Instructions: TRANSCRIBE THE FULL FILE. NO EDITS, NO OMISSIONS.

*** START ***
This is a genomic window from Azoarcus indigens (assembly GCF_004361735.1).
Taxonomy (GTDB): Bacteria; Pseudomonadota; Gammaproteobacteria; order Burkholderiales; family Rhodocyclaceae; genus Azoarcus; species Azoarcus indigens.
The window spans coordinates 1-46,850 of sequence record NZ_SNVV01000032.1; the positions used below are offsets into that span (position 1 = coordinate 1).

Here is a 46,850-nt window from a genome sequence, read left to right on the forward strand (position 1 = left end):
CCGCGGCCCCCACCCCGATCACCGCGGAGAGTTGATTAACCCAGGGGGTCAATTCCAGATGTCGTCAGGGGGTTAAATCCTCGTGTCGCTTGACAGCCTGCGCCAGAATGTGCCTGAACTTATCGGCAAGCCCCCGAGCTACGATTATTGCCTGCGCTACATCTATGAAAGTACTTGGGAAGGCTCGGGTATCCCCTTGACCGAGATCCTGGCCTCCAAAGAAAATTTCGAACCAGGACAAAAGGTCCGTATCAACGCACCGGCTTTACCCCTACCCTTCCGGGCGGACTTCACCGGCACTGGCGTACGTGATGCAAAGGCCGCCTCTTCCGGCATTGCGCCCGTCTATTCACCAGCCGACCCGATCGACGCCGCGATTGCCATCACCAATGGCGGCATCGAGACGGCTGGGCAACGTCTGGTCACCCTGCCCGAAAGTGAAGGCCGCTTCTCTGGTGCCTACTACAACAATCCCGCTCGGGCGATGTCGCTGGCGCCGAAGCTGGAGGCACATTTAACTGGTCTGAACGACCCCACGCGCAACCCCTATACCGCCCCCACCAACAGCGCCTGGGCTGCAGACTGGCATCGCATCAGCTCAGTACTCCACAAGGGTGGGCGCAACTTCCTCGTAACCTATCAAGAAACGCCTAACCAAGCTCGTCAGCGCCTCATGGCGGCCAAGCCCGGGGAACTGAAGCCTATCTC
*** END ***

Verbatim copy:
This is a genomic window from Azoarcus indigens (assembly GCF_004361735.1).
Taxonomy (GTDB): Bacteria; Pseudomonadota; Gammaproteobacteria; order Burkholderiales; family Rhodocyclaceae; genus Azoarcus; species Azoarcus indigens.
The window spans coordinates 1-46,850 of sequence record NZ_SNVV01000032.1; the positions used below are offsets into that span (position 1 = coordinate 1).

Here is a 46,850-nt window from a genome sequence, read left to right on the forward strand (position 1 = left end):
CCGCGGCCCCCACCCCGATCACCGCGGAGAGTTGATTAACCCAGGGGGTCAATTCCAGATGTCGTCAGGGGGTTAAATCCTCGTGTCGCTTGACAGCCTGCGCCAGAATGTGCCTGAACTTATCGGCAAGCCCCCGAGCTACGATTATTGCCTGCGCTACATCTATGAAAGTACTTGGGAAGGCTCGGGTATCCCCTTGACCGAGATCCTGGCCTCCAAAGAAAATTTCGAACCAGGACAAAAGGTCCGTATCAACGCACCGGCTTTACCCCTACCCTTCCGGGCGGACTTCACCGGCACTGGCGTACGTGATGCAAAGGCCGCCTCTTCCGGCATTGCGCCCGTCTATTCACCAGCCGACCCGATCGACGCCGCGATTGCCATCACCAATGGCGGCATCGAGACGGCTGGGCAACGTCTGGTCACCCTGCCCGAAAGTGAAGGCCGCTTCTCTGGTGCCTACTACAACAATCCCGCTCGGGCGATGTCGCTGGCGCCGAAGCTGGAGGCACATTTAACTGGTCTGAACGACCCCACGCGCAACCCCTATACCGCCCCCACCAACAGCGCCTGGGCTGCAGACTGGCATCGCATCAGCTCAGTACTCCACAAGGGTGGGCGCAACTTCCTCGTAACCTATCAAGAAACGCCTAACCAAGCTCGTCAGCGCCTCATGGCGGCCAAGCCCGGGGAACTGAAGCCTATCTC